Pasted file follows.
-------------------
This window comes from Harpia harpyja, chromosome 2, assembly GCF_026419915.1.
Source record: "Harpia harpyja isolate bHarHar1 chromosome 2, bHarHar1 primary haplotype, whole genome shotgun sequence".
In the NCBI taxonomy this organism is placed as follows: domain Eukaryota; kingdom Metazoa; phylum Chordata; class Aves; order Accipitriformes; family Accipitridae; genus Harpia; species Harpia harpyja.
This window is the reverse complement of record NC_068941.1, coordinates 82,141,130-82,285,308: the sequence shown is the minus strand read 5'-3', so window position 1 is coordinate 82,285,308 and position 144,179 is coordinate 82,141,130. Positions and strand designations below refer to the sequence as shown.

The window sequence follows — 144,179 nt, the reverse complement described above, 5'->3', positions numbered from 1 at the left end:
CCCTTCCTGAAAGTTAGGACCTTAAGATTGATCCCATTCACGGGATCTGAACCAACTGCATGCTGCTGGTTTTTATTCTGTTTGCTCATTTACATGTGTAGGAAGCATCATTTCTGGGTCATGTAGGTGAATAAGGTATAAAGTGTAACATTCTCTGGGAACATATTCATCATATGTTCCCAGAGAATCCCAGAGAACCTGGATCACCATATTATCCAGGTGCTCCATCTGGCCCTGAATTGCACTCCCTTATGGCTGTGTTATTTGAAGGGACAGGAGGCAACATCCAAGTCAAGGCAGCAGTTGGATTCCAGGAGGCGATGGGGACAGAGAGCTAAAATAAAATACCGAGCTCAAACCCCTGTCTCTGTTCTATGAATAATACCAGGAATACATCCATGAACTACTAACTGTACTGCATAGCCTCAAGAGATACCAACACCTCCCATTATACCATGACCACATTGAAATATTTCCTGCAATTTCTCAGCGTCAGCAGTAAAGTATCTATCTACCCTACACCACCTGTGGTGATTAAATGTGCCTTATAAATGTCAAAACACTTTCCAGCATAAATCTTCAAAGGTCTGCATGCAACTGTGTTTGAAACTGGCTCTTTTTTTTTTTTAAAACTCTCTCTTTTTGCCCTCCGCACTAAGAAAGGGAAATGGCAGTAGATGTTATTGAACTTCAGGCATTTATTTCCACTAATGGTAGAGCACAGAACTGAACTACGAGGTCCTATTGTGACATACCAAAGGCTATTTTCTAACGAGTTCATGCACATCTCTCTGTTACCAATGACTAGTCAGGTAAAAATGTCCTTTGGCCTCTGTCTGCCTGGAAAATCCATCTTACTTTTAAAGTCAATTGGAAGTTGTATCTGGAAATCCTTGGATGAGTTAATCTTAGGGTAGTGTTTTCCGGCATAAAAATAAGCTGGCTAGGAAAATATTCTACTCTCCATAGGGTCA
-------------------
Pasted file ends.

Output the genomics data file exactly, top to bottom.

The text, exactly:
This window comes from Harpia harpyja, chromosome 2, assembly GCF_026419915.1.
Source record: "Harpia harpyja isolate bHarHar1 chromosome 2, bHarHar1 primary haplotype, whole genome shotgun sequence".
In the NCBI taxonomy this organism is placed as follows: domain Eukaryota; kingdom Metazoa; phylum Chordata; class Aves; order Accipitriformes; family Accipitridae; genus Harpia; species Harpia harpyja.
This window is the reverse complement of record NC_068941.1, coordinates 82,141,130-82,285,308: the sequence shown is the minus strand read 5'-3', so window position 1 is coordinate 82,285,308 and position 144,179 is coordinate 82,141,130. Positions and strand designations below refer to the sequence as shown.

The window sequence follows — 144,179 nt, the reverse complement described above, 5'->3', positions numbered from 1 at the left end:
CCCTTCCTGAAAGTTAGGACCTTAAGATTGATCCCATTCACGGGATCTGAACCAACTGCATGCTGCTGGTTTTTATTCTGTTTGCTCATTTACATGTGTAGGAAGCATCATTTCTGGGTCATGTAGGTGAATAAGGTATAAAGTGTAACATTCTCTGGGAACATATTCATCATATGTTCCCAGAGAATCCCAGAGAACCTGGATCACCATATTATCCAGGTGCTCCATCTGGCCCTGAATTGCACTCCCTTATGGCTGTGTTATTTGAAGGGACAGGAGGCAACATCCAAGTCAAGGCAGCAGTTGGATTCCAGGAGGCGATGGGGACAGAGAGCTAAAATAAAATACCGAGCTCAAACCCCTGTCTCTGTTCTATGAATAATACCAGGAATACATCCATGAACTACTAACTGTACTGCATAGCCTCAAGAGATACCAACACCTCCCATTATACCATGACCACATTGAAATATTTCCTGCAATTTCTCAGCGTCAGCAGTAAAGTATCTATCTACCCTACACCACCTGTGGTGATTAAATGTGCCTTATAAATGTCAAAACACTTTCCAGCATAAATCTTCAAAGGTCTGCATGCAACTGTGTTTGAAACTGGCTCTTTTTTTTTTTTAAAACTCTCTCTTTTTGCCCTCCGCACTAAGAAAGGGAAATGGCAGTAGATGTTATTGAACTTCAGGCATTTATTTCCACTAATGGTAGAGCACAGAACTGAACTACGAGGTCCTATTGTGACATACCAAAGGCTATTTTCTAACGAGTTCATGCACATCTCTCTGTTACCAATGACTAGTCAGGTAAAAATGTCCTTTGGCCTCTGTCTGCCTGGAAAATCCATCTTACTTTTAAAGTCAATTGGAAGTTGTATCTGGAAATCCTTGGATGAGTTAATCTTAGGGTAGTGTTTTCCGGCATAAAAATAAGCTGGCTAGGAAAATATTCTACTCTCCATAGGGTCA